By Susan Van Allen, author of 100 Places in Italy Every Woman Should Go — Check out her Custom Guide for her recommendations!
Italy overflows with pleasures for both sexes, yet it seems to hold a special attraction for females. Why? I believe it’s because the Bel Paese has been worshipping women since the earth was cooling—from the Goddess Venus to the Madonna. With so much glorification surrounding us, and handsome Italian men who have mastered the art of flirting, no wonder why we feel so welcomed and appreciated as soon as we step off the plane.
Here are 10 places a bit off the average tourist radar that will delight female travelers:
Villa Farnesina in Rome: A graceful garden surrounds this Trastevere spot, that was the Eternal City’s best party villa in Renaissance days. Inside, the Loggia of Psyche features gorgeous frescoes painted by Raphael’s students, and a fresco by the master himself in the Loggia of Galatea. Stroll through and imagine the days when courtesans, priests, and noblemen celebrated here in grand style.
Costume Gallery of the Pitti Palace in Florence: Take a break from painting and sculpture, with a visit to this Oltrarno palazzo, and head straight to the massive glam rooms dedicated to Italian fashion design. Displays take you through 300 years of marvelous creation—from 18th century principessa gowns to outrageously chic 1950s dresses.
Peggy Guggenheim Museum in Venice: This airy palazzo on the Grand Canal, that was once Ms. Guggenheim’s home, now houses her stunning collection of modern art and sculpture—from such masters as Picasso, Kandinsky, Calder, and Mondrian. The docents here, all on Guggenheim fellowships, burst with enthusiasm and knowledge, and are wonderful to talk with as you browse.
Arezzo Antique Market: It’s worth it to plan your trip to Italy so you’ll be in Arezzo the first Sunday of the month. That’s when this medieval town’s historic center overflows with Italy’s biggest outdoor antique market, featuring 500 vendors. It’s a perfect place to snatch up unique, suitcase-friendly souvenirs—such as linens, jewelry, or knick-knacks. Also, not to be missed is the Basilica of San Francesco, where you’ll find Piero della Francesca’s magnificent fresco cycle, The Legends of the True Cross.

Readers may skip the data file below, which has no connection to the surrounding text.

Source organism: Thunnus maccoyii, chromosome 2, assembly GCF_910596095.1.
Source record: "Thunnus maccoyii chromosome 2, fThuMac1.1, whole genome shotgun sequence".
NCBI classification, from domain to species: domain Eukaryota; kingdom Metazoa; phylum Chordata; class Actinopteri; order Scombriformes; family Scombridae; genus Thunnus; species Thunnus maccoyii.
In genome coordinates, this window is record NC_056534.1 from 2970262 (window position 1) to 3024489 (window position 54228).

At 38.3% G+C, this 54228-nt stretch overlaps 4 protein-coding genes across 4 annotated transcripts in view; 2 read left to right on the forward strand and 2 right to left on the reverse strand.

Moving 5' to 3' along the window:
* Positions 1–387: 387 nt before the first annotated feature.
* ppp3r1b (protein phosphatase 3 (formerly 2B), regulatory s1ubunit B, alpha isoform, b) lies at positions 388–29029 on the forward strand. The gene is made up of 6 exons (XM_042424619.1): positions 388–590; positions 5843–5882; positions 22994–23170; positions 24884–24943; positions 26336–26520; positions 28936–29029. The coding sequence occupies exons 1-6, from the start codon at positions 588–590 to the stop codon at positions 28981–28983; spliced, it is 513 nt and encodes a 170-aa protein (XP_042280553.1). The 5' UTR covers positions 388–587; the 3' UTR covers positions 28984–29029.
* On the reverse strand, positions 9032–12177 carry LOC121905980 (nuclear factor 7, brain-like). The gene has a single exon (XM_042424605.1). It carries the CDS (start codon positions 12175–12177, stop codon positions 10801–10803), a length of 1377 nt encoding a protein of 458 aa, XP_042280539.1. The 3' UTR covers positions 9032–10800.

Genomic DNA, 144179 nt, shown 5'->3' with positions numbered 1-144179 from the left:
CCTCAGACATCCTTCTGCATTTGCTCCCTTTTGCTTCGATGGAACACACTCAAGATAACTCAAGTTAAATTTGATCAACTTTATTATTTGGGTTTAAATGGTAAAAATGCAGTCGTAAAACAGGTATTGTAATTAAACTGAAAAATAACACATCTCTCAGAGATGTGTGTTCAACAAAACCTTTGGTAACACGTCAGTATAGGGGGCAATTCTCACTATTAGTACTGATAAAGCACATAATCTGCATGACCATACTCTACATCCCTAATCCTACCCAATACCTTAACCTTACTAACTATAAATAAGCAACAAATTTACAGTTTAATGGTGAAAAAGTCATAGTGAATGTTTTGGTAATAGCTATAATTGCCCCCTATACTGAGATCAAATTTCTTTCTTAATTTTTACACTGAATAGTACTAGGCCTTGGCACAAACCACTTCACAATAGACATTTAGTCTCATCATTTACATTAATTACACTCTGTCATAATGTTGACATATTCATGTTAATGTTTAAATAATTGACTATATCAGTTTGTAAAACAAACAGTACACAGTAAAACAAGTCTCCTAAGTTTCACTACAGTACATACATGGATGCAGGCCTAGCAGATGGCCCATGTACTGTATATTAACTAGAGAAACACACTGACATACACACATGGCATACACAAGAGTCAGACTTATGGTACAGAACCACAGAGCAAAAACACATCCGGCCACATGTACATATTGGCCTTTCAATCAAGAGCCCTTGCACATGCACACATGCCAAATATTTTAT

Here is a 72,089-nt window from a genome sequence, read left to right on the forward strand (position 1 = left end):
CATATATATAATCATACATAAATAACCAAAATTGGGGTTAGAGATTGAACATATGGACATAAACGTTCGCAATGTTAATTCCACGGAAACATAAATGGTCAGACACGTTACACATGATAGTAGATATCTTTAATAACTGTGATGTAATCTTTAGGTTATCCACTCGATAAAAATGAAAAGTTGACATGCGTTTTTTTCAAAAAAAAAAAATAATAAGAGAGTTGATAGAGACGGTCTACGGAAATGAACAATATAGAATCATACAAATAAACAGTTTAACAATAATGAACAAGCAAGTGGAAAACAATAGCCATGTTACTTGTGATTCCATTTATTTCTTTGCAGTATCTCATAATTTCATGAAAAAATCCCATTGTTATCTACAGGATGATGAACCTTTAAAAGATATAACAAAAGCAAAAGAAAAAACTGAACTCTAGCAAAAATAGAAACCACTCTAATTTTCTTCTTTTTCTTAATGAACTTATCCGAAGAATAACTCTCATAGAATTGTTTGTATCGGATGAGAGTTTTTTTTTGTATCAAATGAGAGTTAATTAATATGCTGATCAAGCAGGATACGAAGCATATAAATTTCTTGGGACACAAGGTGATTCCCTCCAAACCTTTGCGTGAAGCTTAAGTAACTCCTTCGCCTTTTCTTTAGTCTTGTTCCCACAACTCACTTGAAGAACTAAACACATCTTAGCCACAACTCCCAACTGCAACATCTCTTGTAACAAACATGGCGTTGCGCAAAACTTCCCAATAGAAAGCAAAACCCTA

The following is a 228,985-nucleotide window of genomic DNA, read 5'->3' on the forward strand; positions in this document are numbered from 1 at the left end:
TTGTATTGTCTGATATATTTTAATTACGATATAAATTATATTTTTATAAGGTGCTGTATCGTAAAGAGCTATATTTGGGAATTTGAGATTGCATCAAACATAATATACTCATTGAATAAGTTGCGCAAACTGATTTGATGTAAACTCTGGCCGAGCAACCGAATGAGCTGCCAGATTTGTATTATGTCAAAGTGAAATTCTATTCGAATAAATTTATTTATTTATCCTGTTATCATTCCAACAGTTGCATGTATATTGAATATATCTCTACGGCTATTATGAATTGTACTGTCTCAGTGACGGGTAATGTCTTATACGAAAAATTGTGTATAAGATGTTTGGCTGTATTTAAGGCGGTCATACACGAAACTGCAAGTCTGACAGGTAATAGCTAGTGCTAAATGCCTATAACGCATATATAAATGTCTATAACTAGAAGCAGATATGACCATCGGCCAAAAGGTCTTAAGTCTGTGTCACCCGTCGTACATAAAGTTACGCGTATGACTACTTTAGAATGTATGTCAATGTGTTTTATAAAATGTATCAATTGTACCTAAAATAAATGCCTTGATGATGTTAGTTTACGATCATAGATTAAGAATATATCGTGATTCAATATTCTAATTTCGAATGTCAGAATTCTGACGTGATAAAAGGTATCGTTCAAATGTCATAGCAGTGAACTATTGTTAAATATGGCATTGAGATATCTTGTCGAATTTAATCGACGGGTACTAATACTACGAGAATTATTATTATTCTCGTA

Masseria Torre Maizza in Puglia: A stay at this beautifully restored farm estate is pure bliss. It’s set a short bike ride away from a private beach (bikes provided), amidst amazing old olive trees. The restaurant serves delicious regional specialties, plus there’s a pool, golf course, and spa, where olive oil, herbs, and vegetables grown on the property are ingeniously incorporated into their treatments.
Ortygia in Sicily: This small island, reached by walking over a bridge from Siracusa, is a dream to wander through. Its Duomo was built around the remains of a Greek Temple that honored the Goddess Athena, so ancient columns are blended with Baroque and Norman architecture, to awe-inspiring effect. Go in the morning to enjoy Ortygia’s vibrant fish market, then lunch at L’Ancora for fantastic seafood.
Deruta School of Ceramics: Come to this Umbrian hill town to immerse yourself in the great tradition of Italian ceramic making that’s been going on continuously here since Renaissance times. The Scuola offers one-on-one tutoring to students of all levels, to learn everything from simply painting a plate to throwing and firing a piece of pottery. Deruta is also home to a ceramics museum, and shops amundo selling top quality, artisan treasures.
Sirolo in Le Marche: One of Italy’s best beaches can be found on the shores of this beautifully restored medieval village. It’s dramatically set on a stretch called the Riviera del Conero, along the Adriatic Sea, backed by bright white limestone cliffs and pine forests. Sirolo’s Grotta Urbani features three beach clubs with restaurants and bars. Things get hopping here during the summer season, with lots of opportunities to enjoy live music in jazz clubs, the historic Teatro Cortesi (from 1873), or the outdoor former quarry, Teatro alle Cave.
Mamma Agata’s Cooking School in Ravello: In a divine spot, towering over the Amalfi Coast, you’ll find a Goddess of Cuisine, Mamma Agata, who teaches out of her villa kitchen. In her younger days, Mamma cooked for the glitterati who partied here—from Humphrey Bogart to Fred Astaire to Jackie-O. Now in her one day classes, you can watch this master transform what’s grown in her terraced gardens into a lunch that may be one of the most memorable meals of your life. The view of the sea from her terrace is, quite simply, awesome.
Cascina Papaveri in Asti, Piedmont: This agriturismo is set high on a ridge in Italy’s northwest gourmet mecca, close to Asti, a village famous for Spumante and truffles. British transplants have set up a state-of-the-art Pilates studio here, so travelers can enjoy a luxurious retreat that combines cooking, exploring the region, Pilates classes, and relaxing time by the pool overlooking a heavenly panorama.
Susan Van Allen is the Italian American author of 100 Places in Italy Every Woman Should Go, and the Golden Days in Italy blog. She will also be leading a Golden Week in Tuscany: For Women Only tour in November 2012.